There are four treatments including the control. Four plants per replication will be netted and each treatment will be replicated 3 times. Treatment 1 would be the thrips netting alone; Treatment 2 would be thrips netting and red sticky ball traps; Treatment 3 would be thrips netting and yeast traps. The control will have no netting or traps. Data collection will be from the center two plants in each replication. They will be hand harvested 2 times each week for 3 weeks.

    Three sticky apple maggot sphere traps that are unbaited will be hung in each replication of that treatment. Two yeast-baited traps will be hung in each replication of that treatment. The traps will be gathered weekly and data collected from them. New traps will be hung weekly.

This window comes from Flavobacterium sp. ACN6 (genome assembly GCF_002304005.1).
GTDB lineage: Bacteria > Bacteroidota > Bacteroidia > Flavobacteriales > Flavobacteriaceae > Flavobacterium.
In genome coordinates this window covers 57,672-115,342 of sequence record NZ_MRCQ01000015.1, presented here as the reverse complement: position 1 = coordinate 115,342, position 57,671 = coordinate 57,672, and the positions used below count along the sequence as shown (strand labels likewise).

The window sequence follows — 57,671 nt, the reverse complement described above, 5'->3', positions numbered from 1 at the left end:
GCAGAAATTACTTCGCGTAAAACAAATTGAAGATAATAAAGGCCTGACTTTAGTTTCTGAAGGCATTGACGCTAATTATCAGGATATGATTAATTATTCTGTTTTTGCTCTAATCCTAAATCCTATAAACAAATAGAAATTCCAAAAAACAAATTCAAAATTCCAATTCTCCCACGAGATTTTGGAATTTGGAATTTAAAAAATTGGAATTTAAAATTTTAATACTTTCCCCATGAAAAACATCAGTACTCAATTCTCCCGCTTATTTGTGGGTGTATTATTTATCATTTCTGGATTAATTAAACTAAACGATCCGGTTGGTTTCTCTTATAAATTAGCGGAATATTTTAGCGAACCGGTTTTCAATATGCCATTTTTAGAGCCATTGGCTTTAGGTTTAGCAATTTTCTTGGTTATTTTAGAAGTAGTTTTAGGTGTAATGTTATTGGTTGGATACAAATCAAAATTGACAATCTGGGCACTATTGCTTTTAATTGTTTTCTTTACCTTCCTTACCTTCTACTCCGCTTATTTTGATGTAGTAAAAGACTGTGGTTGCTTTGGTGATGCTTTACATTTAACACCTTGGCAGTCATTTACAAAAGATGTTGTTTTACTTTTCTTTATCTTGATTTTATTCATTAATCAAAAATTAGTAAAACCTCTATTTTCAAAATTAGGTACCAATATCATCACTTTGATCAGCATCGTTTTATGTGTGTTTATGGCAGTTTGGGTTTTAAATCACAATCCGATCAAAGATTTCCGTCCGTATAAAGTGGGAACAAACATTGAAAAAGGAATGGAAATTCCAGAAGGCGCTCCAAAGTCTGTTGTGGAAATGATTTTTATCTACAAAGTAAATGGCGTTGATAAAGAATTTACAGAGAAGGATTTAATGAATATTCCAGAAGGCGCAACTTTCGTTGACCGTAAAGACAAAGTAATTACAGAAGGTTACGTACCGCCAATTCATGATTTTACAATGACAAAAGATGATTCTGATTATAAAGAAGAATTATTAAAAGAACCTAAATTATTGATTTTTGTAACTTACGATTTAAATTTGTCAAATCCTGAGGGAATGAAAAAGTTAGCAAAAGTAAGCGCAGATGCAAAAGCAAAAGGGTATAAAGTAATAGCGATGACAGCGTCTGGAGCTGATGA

The plants will be treated consistently and will be all the same mid-season variety. Sprays will not be used unless flies are present in such high numbers that they threaten the rest of the planting. If sprays are called for, all treatments will be organically approved. Spray records will be kept.

    All other cultural inputs will be identical across all 3 treatments and the control – this includes weed and disease control, fertilization, irrigation and frost control. Locating the treatments within one area allows me to use row cover to help prevent frost in the treatment and control blocks. I do not normally cover the planting in the event of frost, nor am I able to overhead irrigate. In the event of a devastating frost I would need to ask for an extension of this project.

    Any opinions, findings, conclusions, or recommendations expressed in this publication are those of the author(s) and do not necessarily reflect the view of the U.S. Department of Agriculture or SARE.